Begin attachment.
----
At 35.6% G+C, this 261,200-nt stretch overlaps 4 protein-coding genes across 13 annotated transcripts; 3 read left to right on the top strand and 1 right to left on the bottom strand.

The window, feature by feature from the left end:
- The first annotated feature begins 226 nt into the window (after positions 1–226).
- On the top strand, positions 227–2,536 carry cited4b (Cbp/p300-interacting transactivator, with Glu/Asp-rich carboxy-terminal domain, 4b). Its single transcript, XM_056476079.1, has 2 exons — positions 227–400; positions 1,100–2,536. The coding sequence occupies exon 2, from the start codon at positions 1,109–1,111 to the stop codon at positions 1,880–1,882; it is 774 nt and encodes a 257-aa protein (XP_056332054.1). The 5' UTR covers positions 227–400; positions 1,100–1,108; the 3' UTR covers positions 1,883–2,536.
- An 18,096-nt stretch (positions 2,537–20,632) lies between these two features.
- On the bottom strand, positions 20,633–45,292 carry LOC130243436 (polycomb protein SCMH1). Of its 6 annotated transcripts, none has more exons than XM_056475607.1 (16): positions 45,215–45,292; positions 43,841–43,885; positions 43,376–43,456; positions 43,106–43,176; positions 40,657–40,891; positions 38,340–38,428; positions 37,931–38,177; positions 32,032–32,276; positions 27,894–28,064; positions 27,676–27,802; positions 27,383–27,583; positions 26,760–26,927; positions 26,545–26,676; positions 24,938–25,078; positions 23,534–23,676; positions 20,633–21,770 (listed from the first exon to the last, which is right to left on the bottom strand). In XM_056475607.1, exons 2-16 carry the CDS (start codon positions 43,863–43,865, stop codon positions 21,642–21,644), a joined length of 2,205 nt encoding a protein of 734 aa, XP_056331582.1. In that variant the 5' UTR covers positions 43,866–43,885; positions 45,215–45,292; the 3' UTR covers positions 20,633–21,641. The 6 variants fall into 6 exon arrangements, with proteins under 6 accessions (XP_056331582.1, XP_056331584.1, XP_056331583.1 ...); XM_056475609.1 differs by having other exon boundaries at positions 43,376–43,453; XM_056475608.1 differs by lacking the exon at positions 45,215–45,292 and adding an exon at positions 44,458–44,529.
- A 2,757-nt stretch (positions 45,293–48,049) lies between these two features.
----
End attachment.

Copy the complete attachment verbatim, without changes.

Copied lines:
At 35.6% G+C, this 261,200-nt stretch overlaps 4 protein-coding genes across 13 annotated transcripts; 3 read left to right on the top strand and 1 right to left on the bottom strand.

The window, feature by feature from the left end:
- The first annotated feature begins 226 nt into the window (after positions 1–226).
- On the top strand, positions 227–2,536 carry cited4b (Cbp/p300-interacting transactivator, with Glu/Asp-rich carboxy-terminal domain, 4b). Its single transcript, XM_056476079.1, has 2 exons — positions 227–400; positions 1,100–2,536. The coding sequence occupies exon 2, from the start codon at positions 1,109–1,111 to the stop codon at positions 1,880–1,882; it is 774 nt and encodes a 257-aa protein (XP_056332054.1). The 5' UTR covers positions 227–400; positions 1,100–1,108; the 3' UTR covers positions 1,883–2,536.
- An 18,096-nt stretch (positions 2,537–20,632) lies between these two features.
- On the bottom strand, positions 20,633–45,292 carry LOC130243436 (polycomb protein SCMH1). Of its 6 annotated transcripts, none has more exons than XM_056475607.1 (16): positions 45,215–45,292; positions 43,841–43,885; positions 43,376–43,456; positions 43,106–43,176; positions 40,657–40,891; positions 38,340–38,428; positions 37,931–38,177; positions 32,032–32,276; positions 27,894–28,064; positions 27,676–27,802; positions 27,383–27,583; positions 26,760–26,927; positions 26,545–26,676; positions 24,938–25,078; positions 23,534–23,676; positions 20,633–21,770 (listed from the first exon to the last, which is right to left on the bottom strand). In XM_056475607.1, exons 2-16 carry the CDS (start codon positions 43,863–43,865, stop codon positions 21,642–21,644), a joined length of 2,205 nt encoding a protein of 734 aa, XP_056331582.1. In that variant the 5' UTR covers positions 43,866–43,885; positions 45,215–45,292; the 3' UTR covers positions 20,633–21,641. The 6 variants fall into 6 exon arrangements, with proteins under 6 accessions (XP_056331582.1, XP_056331584.1, XP_056331583.1 ...); XM_056475609.1 differs by having other exon boundaries at positions 43,376–43,453; XM_056475608.1 differs by lacking the exon at positions 45,215–45,292 and adding an exon at positions 44,458–44,529.
- A 2,757-nt stretch (positions 45,293–48,049) lies between these two features.